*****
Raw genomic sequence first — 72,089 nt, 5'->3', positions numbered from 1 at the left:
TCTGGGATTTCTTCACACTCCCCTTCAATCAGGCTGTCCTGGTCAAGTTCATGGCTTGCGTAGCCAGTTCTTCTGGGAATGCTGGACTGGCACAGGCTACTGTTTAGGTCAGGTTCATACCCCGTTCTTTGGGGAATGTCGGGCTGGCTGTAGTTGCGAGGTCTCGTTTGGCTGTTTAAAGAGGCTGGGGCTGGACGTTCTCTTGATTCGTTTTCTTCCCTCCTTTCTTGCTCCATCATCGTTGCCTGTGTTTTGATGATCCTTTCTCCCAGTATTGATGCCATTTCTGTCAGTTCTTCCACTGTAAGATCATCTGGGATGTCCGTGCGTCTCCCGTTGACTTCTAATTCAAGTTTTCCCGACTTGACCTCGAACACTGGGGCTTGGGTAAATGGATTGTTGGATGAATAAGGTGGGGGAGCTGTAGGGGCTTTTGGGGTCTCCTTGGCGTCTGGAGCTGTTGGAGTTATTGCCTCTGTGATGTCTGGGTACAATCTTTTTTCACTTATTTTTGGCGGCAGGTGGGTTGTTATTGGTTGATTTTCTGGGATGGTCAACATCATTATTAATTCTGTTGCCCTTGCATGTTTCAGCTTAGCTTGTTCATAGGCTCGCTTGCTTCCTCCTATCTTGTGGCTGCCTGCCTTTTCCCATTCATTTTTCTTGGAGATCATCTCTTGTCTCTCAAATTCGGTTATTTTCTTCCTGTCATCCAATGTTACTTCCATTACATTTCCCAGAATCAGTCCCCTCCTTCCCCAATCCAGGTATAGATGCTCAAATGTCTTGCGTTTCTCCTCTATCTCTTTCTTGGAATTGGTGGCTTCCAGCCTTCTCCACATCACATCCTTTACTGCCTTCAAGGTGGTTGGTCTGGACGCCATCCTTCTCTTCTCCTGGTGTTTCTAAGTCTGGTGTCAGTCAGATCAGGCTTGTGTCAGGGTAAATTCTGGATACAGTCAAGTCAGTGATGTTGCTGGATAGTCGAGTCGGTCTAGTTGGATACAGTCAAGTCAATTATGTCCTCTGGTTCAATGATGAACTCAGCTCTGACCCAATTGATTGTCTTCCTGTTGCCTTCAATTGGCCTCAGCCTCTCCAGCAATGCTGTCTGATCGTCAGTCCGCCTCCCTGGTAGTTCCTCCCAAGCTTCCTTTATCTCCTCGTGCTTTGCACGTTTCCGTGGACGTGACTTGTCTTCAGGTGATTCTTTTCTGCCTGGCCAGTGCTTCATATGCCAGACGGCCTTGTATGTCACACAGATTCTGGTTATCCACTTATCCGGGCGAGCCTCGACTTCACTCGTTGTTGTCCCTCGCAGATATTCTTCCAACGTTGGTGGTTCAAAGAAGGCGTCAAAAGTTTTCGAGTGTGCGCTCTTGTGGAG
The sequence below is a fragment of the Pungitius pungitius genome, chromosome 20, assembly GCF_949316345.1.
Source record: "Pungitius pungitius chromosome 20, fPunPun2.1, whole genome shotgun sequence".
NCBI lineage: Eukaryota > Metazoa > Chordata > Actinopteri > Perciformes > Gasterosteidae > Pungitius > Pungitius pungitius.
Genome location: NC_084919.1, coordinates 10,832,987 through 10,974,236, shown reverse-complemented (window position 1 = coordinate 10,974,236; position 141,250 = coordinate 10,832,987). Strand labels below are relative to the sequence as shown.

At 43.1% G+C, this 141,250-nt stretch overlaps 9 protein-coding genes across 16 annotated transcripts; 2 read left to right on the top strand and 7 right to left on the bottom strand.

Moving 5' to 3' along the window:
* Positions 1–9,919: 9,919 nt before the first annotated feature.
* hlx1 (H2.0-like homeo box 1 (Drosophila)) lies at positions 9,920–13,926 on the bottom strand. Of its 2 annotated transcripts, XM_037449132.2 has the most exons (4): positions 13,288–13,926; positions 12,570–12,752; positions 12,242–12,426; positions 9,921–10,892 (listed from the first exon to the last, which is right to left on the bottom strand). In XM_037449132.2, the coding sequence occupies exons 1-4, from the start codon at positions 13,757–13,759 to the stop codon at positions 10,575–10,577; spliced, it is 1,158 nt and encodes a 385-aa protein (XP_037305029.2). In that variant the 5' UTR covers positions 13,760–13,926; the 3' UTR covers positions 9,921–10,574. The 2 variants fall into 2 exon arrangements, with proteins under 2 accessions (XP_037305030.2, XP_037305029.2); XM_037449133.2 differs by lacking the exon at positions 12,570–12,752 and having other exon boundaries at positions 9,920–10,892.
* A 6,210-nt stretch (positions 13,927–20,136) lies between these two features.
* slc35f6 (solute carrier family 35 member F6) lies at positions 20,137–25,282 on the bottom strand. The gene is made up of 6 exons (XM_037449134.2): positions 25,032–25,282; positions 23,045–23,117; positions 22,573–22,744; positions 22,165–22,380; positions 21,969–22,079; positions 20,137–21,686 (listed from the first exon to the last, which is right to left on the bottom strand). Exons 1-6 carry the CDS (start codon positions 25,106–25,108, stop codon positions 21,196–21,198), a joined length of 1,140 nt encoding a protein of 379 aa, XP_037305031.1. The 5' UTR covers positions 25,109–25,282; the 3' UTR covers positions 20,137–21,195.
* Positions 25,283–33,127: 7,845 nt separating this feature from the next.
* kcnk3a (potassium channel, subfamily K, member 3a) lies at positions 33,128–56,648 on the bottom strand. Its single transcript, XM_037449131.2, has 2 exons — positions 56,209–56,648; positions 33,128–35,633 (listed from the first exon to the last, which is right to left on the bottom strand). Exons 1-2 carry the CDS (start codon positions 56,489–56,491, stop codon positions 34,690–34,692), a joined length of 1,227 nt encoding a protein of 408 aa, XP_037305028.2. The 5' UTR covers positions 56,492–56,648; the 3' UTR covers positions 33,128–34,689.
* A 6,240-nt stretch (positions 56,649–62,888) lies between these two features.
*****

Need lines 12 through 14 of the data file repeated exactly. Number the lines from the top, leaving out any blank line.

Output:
* slc35f6 (solute carrier family 35 member F6) lies at positions 20,137–25,282 on the bottom strand. The gene is made up of 6 exons (XM_037449134.2): positions 25,032–25,282; positions 23,045–23,117; positions 22,573–22,744; positions 22,165–22,380; positions 21,969–22,079; positions 20,137–21,686 (listed from the first exon to the last, which is right to left on the bottom strand). Exons 1-6 carry the CDS (start codon positions 25,106–25,108, stop codon positions 21,196–21,198), a joined length of 1,140 nt encoding a protein of 379 aa, XP_037305031.1. The 5' UTR covers positions 25,109–25,282; the 3' UTR covers positions 20,137–21,195.
* Positions 25,283–33,127: 7,845 nt separating this feature from the next.
* kcnk3a (potassium channel, subfamily K, member 3a) lies at positions 33,128–56,648 on the bottom strand. Its single transcript, XM_037449131.2, has 2 exons — positions 56,209–56,648; positions 33,128–35,633 (listed from the first exon to the last, which is right to left on the bottom strand). Exons 1-2 carry the CDS (start codon positions 56,489–56,491, stop codon positions 34,690–34,692), a joined length of 1,227 nt encoding a protein of 408 aa, XP_037305028.2. The 5' UTR covers positions 56,492–56,648; the 3' UTR covers positions 33,128–34,689.